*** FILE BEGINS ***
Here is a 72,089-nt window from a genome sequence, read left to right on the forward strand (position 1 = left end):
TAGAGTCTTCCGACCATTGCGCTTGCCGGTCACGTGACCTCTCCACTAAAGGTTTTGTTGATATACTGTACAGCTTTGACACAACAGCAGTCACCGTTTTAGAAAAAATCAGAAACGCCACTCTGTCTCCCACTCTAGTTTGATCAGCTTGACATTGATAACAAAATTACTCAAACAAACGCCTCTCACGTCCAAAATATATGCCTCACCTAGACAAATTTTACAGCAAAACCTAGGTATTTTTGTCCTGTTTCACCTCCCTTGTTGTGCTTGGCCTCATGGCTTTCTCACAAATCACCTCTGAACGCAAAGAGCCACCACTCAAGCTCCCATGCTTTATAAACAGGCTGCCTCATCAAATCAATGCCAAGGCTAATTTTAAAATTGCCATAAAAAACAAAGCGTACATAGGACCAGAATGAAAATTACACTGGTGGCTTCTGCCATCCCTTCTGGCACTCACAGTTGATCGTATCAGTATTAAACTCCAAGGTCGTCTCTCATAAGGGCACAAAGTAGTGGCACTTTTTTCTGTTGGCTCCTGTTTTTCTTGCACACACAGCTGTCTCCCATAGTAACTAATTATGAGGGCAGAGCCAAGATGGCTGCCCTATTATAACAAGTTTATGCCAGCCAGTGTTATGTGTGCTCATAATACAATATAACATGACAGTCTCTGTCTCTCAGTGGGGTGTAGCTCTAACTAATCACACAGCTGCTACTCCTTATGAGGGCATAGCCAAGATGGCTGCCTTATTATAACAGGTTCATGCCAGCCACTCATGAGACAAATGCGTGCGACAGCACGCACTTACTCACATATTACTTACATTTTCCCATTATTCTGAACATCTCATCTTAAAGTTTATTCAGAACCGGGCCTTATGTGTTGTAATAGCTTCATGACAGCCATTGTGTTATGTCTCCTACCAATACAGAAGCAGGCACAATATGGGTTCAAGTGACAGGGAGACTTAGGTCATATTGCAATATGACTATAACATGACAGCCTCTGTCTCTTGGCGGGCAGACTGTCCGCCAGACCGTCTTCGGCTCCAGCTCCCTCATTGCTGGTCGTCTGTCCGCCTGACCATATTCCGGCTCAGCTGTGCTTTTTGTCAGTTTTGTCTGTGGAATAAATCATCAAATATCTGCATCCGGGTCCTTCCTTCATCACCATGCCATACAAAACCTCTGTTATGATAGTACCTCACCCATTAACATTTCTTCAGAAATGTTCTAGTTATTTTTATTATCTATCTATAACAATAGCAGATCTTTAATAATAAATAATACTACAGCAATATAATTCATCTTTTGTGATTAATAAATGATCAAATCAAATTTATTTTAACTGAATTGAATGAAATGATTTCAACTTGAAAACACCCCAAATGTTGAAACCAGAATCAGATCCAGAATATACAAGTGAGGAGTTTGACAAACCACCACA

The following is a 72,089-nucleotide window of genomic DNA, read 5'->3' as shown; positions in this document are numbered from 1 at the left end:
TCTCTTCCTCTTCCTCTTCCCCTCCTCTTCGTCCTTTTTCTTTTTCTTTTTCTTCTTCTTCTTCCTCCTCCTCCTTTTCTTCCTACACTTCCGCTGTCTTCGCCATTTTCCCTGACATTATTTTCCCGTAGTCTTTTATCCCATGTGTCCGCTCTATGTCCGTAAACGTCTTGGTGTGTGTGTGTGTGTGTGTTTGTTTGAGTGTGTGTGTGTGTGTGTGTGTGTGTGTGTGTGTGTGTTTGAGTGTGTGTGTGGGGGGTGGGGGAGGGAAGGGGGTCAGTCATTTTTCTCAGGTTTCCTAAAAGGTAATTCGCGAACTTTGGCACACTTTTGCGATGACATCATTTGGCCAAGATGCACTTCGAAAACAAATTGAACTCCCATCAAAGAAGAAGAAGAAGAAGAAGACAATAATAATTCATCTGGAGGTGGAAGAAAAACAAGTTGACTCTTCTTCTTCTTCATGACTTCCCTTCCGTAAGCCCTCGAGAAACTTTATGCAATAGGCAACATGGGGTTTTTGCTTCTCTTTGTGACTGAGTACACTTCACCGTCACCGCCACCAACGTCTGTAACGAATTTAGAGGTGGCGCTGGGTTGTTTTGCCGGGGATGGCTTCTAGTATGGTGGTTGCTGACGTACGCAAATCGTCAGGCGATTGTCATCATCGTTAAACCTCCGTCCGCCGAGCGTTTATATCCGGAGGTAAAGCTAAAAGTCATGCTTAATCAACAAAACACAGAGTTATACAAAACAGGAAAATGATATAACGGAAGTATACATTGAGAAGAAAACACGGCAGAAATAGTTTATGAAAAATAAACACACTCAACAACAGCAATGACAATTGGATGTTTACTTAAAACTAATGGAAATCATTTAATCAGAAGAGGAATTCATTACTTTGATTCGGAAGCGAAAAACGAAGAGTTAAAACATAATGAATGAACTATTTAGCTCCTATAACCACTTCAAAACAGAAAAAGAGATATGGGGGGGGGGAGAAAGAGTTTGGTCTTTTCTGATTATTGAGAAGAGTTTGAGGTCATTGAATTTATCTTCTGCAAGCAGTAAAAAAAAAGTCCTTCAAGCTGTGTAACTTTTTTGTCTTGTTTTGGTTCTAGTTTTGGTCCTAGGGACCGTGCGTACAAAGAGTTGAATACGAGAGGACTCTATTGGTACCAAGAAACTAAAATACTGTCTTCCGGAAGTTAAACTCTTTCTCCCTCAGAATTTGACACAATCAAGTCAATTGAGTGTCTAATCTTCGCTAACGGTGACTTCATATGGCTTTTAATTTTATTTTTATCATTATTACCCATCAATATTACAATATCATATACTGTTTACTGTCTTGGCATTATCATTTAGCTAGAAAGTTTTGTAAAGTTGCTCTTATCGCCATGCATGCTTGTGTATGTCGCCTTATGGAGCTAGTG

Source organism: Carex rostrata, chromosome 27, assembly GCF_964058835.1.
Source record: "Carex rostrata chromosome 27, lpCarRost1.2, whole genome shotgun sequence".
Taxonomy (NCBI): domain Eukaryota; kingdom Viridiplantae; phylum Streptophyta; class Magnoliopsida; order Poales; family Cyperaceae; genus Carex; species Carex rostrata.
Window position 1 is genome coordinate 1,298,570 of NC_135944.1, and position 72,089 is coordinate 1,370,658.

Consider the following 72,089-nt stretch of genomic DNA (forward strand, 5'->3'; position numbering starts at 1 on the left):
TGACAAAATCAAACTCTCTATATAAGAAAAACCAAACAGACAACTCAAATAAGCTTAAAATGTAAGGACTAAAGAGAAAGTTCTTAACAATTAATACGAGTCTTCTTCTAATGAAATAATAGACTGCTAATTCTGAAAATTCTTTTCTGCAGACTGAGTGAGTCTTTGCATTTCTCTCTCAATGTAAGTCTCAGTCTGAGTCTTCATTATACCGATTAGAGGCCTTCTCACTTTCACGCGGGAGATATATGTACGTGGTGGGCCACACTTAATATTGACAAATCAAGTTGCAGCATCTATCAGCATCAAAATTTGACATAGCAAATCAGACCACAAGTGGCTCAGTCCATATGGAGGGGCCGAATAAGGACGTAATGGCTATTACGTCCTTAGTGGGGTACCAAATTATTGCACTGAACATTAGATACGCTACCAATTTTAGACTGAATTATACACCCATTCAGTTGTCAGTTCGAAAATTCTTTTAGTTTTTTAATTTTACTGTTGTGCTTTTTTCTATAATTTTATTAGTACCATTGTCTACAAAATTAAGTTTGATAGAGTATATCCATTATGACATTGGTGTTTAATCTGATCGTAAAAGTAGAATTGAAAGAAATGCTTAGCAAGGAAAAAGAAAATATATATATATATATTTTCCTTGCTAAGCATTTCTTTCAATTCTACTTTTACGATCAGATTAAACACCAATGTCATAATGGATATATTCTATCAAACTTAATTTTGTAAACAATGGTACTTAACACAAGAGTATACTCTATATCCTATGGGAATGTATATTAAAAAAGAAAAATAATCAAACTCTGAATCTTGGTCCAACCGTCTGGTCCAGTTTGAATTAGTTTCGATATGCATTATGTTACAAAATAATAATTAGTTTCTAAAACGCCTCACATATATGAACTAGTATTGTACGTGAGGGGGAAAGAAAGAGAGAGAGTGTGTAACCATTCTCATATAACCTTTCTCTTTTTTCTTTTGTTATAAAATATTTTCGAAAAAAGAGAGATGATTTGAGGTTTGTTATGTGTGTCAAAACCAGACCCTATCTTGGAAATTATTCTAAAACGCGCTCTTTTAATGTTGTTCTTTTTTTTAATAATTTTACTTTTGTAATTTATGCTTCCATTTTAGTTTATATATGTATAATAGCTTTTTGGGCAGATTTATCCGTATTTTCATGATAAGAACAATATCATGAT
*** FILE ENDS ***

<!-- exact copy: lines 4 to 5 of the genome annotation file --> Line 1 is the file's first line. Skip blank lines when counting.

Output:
TCTCTTCCTCTTCCTCTTCCCCTCCTCTTCGTCCTTTTTCTTTTTCTTTTTCTTCTTCTTCTTCCTCCTCCTCCTTTTCTTCCTACACTTCCGCTGTCTTCGCCATTTTCCCTGACATTATTTTCCCGTAGTCTTTTATCCCATGTGTCCGCTCTATGTCCGTAAACGTCTTGGTGTGTGTGTGTGTGTGTGTTTGTTTGAGTGTGTGTGTGTGTGTGTGTGTGTGTGTGTGTGTGTGTTTGAGTGTGTGTGTGGGGGGTGGGGGAGGGAAGGGGGTCAGTCATTTTTCTCAGGTTTCCTAAAAGGTAATTCGCGAACTTTGGCACACTTTTGCGATGACATCATTTGGCCAAGATGCACTTCGAAAACAAATTGAACTCCCATCAAAGAAGAAGAAGAAGAAGAAGACAATAATAATTCATCTGGAGGTGGAAGAAAAACAAGTTGACTCTTCTTCTTCTTCATGACTTCCCTTCCGTAAGCCCTCGAGAAACTTTATGCAATAGGCAACATGGGGTTTTTGCTTCTCTTTGTGACTGAGTACACTTCACCGTCACCGCCACCAACGTCTGTAACGAATTTAGAGGTGGCGCTGGGTTGTTTTGCCGGGGATGGCTTCTAGTATGGTGGTTGCTGACGTACGCAAATCGTCAGGCGATTGTCATCATCGTTAAACCTCCGTCCGCCGAGCGTTTATATCCGGAGGTAAAGCTAAAAGTCATGCTTAATCAACAAAACACAGAGTTATACAAAACAGGAAAATGATATAACGGAAGTATACATTGAGAAGAAAACACGGCAGAAATAGTTTATGAAAAATAAACACACTCAACAACAGCAATGACAATTGGATGTTTACTTAAAACTAATGGAAATCATTTAATCAGAAGAGGAATTCATTACTTTGATTCGGAAGCGAAAAACGAAGAGTTAAAACATAATGAATGAACTATTTAGCTCCTATAACCACTTCAAAACAGAAAAAGAGATATGGGGGGGGGGAGAAAGAGTTTGGTCTTTTCTGATTATTGAGAAGAGTTTGAGGTCATTGAATTTATCTTCTGCAAGCAGTAAAAAAAAAGTCCTTCAAGCTGTGTAACTTTTTTGTCTTGTTTTGGTTCTAGTTTTGGTCCTAGGGACCGTGCGTACAAAGAGTTGAATACGAGAGGACTCTATTGGTACCAAGAAACTAAAATACTGTCTTCCGGAAGTTAAACTCTTTCTCCCTCAGAATTTGACACAATCAAGTCAATTGAGTGTCTAATCTTCGCTAACGGTGACTTCATATGGCTTTTAATTTTATTTTTATCATTATTACCCATCAATATTACAATATCATATACTGTTTACTGTCTTGGCATTATCATTTAGCTAGAAAGTTTTGTAAAGTTGCTCTTATCGCCATGCATGCTTGTGTATGTCGCCTTATGGAGCTAGTG

Source organism: Carex rostrata, chromosome 27, assembly GCF_964058835.1.